The Political Life of Medicare (American Politics and Political Economy)
In recent years, bitter partisan disputes have erupted over Medicare reform. Democrats and Republicans have fiercely contested issues such as prescription drug coverage and how to finance Medicare to absorb the baby boomers. As Jonathan Oberlander demonstrates in The Political Life of Medicare, these developments herald the reopening of a historic debate over Medicare's fundamental purpose and structure. Revealing how Medicare politics and policies have developed since Medicare's enactment in 1965 and what the program's future holds, Oberlander's timely and accessible analysis will interest anyone concerned with American politics and public policy, health care politics, aging, and the welfare state.
By Raman - August 7, 2005
Usually, I cannot get through books on the social sciences. They are too long for me, and their repetitive, unfocused writing style makes it hard to me to see how the author is structuring his or her arguments. This book, assigned by my political science professor as the best book on Medicare, is a welcome counterexample to that generalization. Jonathan Oberlander covers the political history of Medicare with clarity, gusto, and (most importantly for me) concision. The body of the text takes a mere 196 pages. The book is extensively annotated with 48 pages of notes. It is printed on good paper, has an attractive cover, and is well proofread and typeset.
The bulk of the book covers the history of Medicare from its inception in 1965 to the present. Oberlander's thesis throughout the book is that, after much political debate prior to its enactment, Medicare was ruled by a bipartisan legislative consensus from 1965-1995 which subsequently unraveled in Gingrich's Republican... read more
Great introduction to Medicare financing and the politics bound up with it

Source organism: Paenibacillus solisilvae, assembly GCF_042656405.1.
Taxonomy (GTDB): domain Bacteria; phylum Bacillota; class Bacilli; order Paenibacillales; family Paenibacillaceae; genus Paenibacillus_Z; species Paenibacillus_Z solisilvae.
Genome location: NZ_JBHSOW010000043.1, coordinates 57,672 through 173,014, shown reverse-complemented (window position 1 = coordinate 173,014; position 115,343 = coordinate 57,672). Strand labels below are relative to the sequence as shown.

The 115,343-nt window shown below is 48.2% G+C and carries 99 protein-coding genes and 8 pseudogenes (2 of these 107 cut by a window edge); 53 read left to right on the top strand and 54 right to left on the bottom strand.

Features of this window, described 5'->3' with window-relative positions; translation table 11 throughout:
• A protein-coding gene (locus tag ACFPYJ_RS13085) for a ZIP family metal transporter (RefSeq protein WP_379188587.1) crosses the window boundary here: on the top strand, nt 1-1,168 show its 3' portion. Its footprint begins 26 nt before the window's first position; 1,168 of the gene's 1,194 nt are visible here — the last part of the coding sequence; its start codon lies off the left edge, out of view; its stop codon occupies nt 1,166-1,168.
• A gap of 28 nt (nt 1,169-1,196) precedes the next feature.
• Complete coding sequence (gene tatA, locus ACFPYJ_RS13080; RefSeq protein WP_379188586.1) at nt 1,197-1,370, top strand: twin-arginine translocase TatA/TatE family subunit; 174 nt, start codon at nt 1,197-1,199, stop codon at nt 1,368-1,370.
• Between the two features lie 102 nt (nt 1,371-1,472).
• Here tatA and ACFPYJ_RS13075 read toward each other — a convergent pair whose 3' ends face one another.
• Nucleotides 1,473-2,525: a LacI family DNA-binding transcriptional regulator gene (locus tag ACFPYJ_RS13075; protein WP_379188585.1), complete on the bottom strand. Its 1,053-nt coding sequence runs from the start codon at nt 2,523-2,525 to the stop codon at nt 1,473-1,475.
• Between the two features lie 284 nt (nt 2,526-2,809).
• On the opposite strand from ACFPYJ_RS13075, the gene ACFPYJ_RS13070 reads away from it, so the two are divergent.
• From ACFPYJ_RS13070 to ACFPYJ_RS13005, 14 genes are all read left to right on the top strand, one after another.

By Stephen R. Laniel - August 31, 2009
Jonathan Oberlander's book is a great introduction to the practical politics of Medicare, and to the basic functioning of the program. I knew very little going in about Medicare, and felt obliged to learn: Medicare-for-all is held up as the goal toward which all health-insurance plans should converge, so it seems that I should understand what Medicare-for-just-the-elderly entails.
Medicare part A -- which reimburses hospitals -- is funded out of a dedicated tax amounting to 1.45% from employers and the same fraction from employees, whereas part B -- which reimburses doctors -- comes out of general revenues. Part A, therefore, can go bankrupt, whereas part B cannot. Part B is like the Department of Defense; no one ever talks about the DoD running out of money. In a sense, then, Medicare and Social Security are victims of their own fiscal responsibility. They cannot exceed their budgets.
The politics of Medicare are intimately tied up with this method of funding... read more
Will Medicare survive health-care reform?
By Craig Bolon "persistentreader" - April 2, 2010
Jonathan Oberlander's book, The Political Life of Medicare, 2003, is in some ways complementary to Theodore R. Marmor's book, The Politics of Medicare, 1970, now in a second edition, 2000. Prof. Oberlander, of the University of North Carolina, did graduate studies with Prof. Marmor at Yale. The Oberlander book gives a briefer treatment of the development and enactment of Medicare but a fuller treatment of the political disputes over Medicare during the 1980s and 1990s.
Both books consider the Clinton administration's attempt at health care reform in 1993 and 1994 and the Medicare cuts in the Balanced Budget Act of 1997. Both stop short of prescription drug coverage in 2003 and Congressional postponements of Medicare cuts in 2003 through 2008 (once each), 2009 (twice) and 2010 (once so far). Neither book analyzes the arbitrary structure of the cuts nor predicts their postponement.
In 2003 Prof. Oberlander predicted a health-care reform "option to build on the... read more
Challenging the generally accepted belief that the introduction of racial slavery to America was an unplanned consequence of a scarce labor market, Anthony Parent, Jr., contends that during a brief ...
Bob Greene has helped millions of Americans become fit and healthy with his life-changing Best Life plan. Now, for the first time, Oprah's trusted expert on diet and fitness teams up with a leading ...